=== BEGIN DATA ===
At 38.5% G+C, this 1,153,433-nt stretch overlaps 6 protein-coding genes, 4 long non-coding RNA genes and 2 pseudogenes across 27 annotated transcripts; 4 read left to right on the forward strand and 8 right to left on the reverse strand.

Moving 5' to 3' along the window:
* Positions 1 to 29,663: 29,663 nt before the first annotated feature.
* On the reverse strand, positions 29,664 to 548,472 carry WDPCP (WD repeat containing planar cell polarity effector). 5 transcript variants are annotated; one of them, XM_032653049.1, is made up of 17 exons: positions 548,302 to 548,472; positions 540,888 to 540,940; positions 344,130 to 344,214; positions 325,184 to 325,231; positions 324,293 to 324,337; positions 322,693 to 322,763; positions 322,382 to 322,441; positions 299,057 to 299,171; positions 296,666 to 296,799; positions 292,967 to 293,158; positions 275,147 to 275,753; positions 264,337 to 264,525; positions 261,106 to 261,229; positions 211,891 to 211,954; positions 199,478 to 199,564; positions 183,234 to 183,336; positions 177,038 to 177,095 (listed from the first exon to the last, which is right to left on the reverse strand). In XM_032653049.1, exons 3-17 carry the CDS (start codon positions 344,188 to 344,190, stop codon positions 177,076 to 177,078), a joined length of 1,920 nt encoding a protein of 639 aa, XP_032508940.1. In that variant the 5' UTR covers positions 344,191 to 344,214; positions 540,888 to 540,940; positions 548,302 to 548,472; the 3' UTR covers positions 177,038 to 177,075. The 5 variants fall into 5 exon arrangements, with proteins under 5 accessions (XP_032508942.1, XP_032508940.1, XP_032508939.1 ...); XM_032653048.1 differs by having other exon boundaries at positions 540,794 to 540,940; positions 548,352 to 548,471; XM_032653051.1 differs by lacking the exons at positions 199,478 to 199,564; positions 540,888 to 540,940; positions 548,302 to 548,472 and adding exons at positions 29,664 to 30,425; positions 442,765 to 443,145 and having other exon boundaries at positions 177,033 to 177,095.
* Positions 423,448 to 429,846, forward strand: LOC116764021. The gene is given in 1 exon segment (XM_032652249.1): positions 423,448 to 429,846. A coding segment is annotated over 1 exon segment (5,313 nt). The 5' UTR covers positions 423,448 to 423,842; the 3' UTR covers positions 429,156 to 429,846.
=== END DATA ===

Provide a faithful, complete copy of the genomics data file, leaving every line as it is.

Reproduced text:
At 38.5% G+C, this 1,153,433-nt stretch overlaps 6 protein-coding genes, 4 long non-coding RNA genes and 2 pseudogenes across 27 annotated transcripts; 4 read left to right on the forward strand and 8 right to left on the reverse strand.

Moving 5' to 3' along the window:
* Positions 1 to 29,663: 29,663 nt before the first annotated feature.
* On the reverse strand, positions 29,664 to 548,472 carry WDPCP (WD repeat containing planar cell polarity effector). 5 transcript variants are annotated; one of them, XM_032653049.1, is made up of 17 exons: positions 548,302 to 548,472; positions 540,888 to 540,940; positions 344,130 to 344,214; positions 325,184 to 325,231; positions 324,293 to 324,337; positions 322,693 to 322,763; positions 322,382 to 322,441; positions 299,057 to 299,171; positions 296,666 to 296,799; positions 292,967 to 293,158; positions 275,147 to 275,753; positions 264,337 to 264,525; positions 261,106 to 261,229; positions 211,891 to 211,954; positions 199,478 to 199,564; positions 183,234 to 183,336; positions 177,038 to 177,095 (listed from the first exon to the last, which is right to left on the reverse strand). In XM_032653049.1, exons 3-17 carry the CDS (start codon positions 344,188 to 344,190, stop codon positions 177,076 to 177,078), a joined length of 1,920 nt encoding a protein of 639 aa, XP_032508940.1. In that variant the 5' UTR covers positions 344,191 to 344,214; positions 540,888 to 540,940; positions 548,302 to 548,472; the 3' UTR covers positions 177,038 to 177,075. The 5 variants fall into 5 exon arrangements, with proteins under 5 accessions (XP_032508942.1, XP_032508940.1, XP_032508939.1 ...); XM_032653048.1 differs by having other exon boundaries at positions 540,794 to 540,940; positions 548,352 to 548,471; XM_032653051.1 differs by lacking the exons at positions 199,478 to 199,564; positions 540,888 to 540,940; positions 548,302 to 548,472 and adding exons at positions 29,664 to 30,425; positions 442,765 to 443,145 and having other exon boundaries at positions 177,033 to 177,095.
* Positions 423,448 to 429,846, forward strand: LOC116764021. The gene is given in 1 exon segment (XM_032652249.1): positions 423,448 to 429,846. A coding segment is annotated over 1 exon segment (5,313 nt). The 5' UTR covers positions 423,448 to 423,842; the 3' UTR covers positions 429,156 to 429,846.